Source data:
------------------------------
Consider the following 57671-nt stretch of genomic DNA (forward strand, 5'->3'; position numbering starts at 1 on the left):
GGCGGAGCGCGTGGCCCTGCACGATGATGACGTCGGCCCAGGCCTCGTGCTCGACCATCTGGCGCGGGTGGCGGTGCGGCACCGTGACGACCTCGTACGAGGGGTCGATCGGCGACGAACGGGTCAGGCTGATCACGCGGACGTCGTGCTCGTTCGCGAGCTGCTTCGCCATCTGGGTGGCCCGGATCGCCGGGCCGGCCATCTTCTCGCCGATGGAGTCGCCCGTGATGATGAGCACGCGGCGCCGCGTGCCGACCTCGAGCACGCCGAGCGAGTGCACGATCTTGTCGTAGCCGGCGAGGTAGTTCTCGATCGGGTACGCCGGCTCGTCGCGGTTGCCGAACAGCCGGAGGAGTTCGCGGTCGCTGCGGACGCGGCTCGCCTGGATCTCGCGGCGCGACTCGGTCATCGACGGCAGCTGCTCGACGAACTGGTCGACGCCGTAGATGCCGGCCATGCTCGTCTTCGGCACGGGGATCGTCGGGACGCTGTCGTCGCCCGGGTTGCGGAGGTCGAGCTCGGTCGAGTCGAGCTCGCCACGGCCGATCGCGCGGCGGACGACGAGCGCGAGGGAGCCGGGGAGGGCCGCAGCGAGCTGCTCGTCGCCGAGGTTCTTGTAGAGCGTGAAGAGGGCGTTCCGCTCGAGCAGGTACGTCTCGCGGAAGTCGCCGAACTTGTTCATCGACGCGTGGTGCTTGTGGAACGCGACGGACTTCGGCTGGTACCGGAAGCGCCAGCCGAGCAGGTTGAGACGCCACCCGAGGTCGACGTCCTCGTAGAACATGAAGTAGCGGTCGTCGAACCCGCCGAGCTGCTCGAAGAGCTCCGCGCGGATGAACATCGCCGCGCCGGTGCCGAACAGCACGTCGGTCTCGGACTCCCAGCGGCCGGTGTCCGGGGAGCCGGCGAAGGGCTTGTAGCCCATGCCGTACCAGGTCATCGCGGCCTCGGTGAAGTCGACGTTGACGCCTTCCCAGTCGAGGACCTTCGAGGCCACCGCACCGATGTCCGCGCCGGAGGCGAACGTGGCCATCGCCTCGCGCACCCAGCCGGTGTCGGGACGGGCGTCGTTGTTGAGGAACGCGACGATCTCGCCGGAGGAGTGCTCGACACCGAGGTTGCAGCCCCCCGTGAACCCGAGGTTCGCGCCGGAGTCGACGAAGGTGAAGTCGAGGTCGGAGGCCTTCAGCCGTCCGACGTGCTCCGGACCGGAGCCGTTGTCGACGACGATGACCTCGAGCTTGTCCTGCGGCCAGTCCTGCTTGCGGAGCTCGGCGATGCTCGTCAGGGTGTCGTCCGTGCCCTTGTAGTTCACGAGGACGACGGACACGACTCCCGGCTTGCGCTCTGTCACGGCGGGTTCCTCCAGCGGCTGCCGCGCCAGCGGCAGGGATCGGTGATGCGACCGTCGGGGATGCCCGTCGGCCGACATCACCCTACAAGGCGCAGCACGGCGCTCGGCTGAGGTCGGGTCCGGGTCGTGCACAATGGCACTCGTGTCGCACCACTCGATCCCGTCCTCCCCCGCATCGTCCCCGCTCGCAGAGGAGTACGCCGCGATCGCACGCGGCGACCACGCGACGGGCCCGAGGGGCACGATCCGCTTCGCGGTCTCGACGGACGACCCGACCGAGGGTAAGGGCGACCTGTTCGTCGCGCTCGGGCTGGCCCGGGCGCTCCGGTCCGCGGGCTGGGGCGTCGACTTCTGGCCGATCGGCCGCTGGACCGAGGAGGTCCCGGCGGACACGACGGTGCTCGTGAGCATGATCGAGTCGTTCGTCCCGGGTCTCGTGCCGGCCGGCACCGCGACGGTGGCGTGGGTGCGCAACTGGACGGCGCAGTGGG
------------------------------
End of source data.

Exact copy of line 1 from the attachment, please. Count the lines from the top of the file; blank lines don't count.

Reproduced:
Consider the following 57671-nt stretch of genomic DNA (forward strand, 5'->3'; position numbering starts at 1 on the left):